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September 10, 2008
--Leaders in Color Vision and Visual Signaling
Jeremy Nathans, M.D., Ph.D., professor of molecular biology and genetics and ophthalmology, and King-Wai Yau, Ph.D., professor of neuroscience and ophthalmology, have been awarded the 2008 António Champalimaud Vision Award by the Champalimaud Foundation in Portugal for their “ground-breaking discoveries in the laboratory that enhance our knowledge and understanding of vision.”
Nathans and Yau will share the €1 million ($1.45 million USD) award presented at a ceremony in Lisbon on Sept. 9.
Nathans has identified the genes that code for the three kinds of light-sensing pigment molecules found in the cone cells — one of the two types of photoreceptor cells in the retina, the other being rods. The pigments are critical for color vision, and Nathans has shown that alterations in these pigment genes are responsible for color blindness—common inherited variations in human color vision. In more recent studies, Nathans discovered and characterized genes that control the normal development of the retina and determined how defects in these genes disrupt the function and survival of retinal cells. These studies have revealed several defects that lead to human retinal diseases including Stargardt disease, the most common type of macular degeneration in children and young adults. Working together, Nathans and Yau also determined the cause of the vitelliform type of macular dystrophy, showing that it is caused by abnormalities in a member of a previously unknown family of ion channels — proteinsthat allow ions to enter and exit cells.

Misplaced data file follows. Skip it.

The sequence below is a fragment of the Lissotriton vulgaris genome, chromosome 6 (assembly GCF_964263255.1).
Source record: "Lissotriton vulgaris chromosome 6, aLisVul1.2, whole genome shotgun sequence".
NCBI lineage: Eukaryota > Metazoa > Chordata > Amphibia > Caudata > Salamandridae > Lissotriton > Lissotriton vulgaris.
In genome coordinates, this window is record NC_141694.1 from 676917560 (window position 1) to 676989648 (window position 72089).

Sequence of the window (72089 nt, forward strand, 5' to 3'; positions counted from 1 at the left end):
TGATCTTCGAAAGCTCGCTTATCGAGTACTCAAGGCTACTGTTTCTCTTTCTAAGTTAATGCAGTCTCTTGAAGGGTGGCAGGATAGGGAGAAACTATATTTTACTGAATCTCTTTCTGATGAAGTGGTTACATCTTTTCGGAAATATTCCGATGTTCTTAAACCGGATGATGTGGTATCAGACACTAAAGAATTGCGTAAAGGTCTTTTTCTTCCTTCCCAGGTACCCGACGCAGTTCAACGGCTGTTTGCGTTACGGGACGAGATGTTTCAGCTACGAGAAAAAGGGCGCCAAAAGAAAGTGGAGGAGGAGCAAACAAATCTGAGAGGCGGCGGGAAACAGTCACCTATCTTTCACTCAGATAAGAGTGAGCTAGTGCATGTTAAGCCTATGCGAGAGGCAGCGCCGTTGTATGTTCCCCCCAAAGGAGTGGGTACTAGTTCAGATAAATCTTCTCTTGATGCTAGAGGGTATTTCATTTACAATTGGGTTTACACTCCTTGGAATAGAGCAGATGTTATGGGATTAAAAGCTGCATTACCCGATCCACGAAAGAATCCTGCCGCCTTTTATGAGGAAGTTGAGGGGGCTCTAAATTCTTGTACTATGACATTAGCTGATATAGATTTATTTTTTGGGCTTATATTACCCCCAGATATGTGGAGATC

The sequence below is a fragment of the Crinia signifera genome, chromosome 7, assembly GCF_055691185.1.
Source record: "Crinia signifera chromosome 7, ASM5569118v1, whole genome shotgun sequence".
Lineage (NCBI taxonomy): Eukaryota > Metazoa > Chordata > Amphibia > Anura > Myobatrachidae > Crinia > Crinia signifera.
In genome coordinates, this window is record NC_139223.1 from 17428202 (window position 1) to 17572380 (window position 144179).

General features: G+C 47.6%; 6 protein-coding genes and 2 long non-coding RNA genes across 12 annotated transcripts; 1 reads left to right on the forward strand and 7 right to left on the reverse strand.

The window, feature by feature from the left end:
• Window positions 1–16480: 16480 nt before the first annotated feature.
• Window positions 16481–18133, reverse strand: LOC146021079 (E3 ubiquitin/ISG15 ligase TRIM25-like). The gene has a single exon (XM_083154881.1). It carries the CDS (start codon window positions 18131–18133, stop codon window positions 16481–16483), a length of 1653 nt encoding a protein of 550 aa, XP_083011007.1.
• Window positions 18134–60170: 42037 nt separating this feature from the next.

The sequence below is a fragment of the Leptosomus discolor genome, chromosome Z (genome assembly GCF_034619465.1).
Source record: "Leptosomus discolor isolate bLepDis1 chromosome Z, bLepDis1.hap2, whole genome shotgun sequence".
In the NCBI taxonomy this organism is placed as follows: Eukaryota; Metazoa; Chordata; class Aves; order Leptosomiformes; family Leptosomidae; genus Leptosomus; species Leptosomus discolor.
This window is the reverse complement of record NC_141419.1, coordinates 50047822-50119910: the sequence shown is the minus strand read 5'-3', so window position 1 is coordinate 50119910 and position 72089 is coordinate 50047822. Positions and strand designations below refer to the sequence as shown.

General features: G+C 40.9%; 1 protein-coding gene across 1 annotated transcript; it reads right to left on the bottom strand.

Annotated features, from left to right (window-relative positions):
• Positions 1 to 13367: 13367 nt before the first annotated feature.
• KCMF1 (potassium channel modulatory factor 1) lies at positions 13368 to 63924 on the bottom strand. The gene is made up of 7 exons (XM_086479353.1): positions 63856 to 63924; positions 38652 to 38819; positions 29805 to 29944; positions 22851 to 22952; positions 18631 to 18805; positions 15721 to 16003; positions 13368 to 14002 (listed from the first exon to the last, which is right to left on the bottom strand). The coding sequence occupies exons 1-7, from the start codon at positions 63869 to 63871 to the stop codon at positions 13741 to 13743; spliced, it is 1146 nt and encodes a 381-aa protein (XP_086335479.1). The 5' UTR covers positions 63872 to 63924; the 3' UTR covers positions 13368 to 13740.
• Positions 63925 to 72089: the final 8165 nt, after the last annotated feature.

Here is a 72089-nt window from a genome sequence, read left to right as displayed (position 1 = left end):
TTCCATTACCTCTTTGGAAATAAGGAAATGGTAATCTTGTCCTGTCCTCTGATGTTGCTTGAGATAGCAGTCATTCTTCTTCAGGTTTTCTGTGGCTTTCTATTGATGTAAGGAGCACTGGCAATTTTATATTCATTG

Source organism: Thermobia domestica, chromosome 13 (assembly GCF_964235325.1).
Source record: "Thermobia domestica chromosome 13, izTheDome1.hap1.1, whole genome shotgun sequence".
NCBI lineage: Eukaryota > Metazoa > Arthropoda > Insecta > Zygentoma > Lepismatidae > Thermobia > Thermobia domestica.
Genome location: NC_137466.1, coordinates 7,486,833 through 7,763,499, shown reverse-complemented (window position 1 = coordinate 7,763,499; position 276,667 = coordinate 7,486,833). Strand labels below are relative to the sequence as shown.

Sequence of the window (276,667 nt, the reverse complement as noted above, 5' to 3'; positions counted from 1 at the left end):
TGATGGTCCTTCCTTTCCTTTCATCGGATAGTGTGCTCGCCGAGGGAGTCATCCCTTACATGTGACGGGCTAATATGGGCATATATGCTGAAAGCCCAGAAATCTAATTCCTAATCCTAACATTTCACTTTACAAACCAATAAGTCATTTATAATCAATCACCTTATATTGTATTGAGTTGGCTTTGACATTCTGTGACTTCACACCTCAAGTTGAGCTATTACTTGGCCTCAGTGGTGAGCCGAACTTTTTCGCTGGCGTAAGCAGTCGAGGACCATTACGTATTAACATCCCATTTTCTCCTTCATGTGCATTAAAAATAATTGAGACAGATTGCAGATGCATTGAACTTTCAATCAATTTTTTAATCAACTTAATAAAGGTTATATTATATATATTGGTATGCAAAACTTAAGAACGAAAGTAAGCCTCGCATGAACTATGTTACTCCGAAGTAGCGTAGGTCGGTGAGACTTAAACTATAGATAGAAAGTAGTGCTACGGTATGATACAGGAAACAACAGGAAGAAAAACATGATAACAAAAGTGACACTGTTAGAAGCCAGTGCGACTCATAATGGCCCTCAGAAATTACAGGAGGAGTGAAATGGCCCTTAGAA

Yau has over the years uncovered the critical roles played by two key signaling molecules — calcium and cyclic GMP — in the process of converting light into electrical signals by the rod and cone photoreceptor cells in the retina, a process known as visual transduction. He has established that cyclic GMP controls the electrical signal by controlling ion channels and that calcium controls the adaptation to light. Yau’s discoveries have led to major advances in the understanding of many hereditary blinding diseases that affect rod and cone cells. More recently, Yau characterized the light-response behaviors of a newly discovered type of photoreceptor cell in the retina. This subpopulation of pigment-containing retinal ganglion cells can react to light and affect circadian rhythms and other nonimage aspects of vision. This body of work helps explain why some blind people who have lost function of their rods and cones and are unable to see can still sense light and are somehow synchronized to day-night cycles. Yau also is a leader in the field of olfactory transduction, which mechanistically bears similarities to visual transduction.
The Champalimaud Foundation is a private organization based in Portugal and dedicated to supporting the development of research in the medical sciences. Its focus is the diagnosis, treatment and prevention of global illness and disease.
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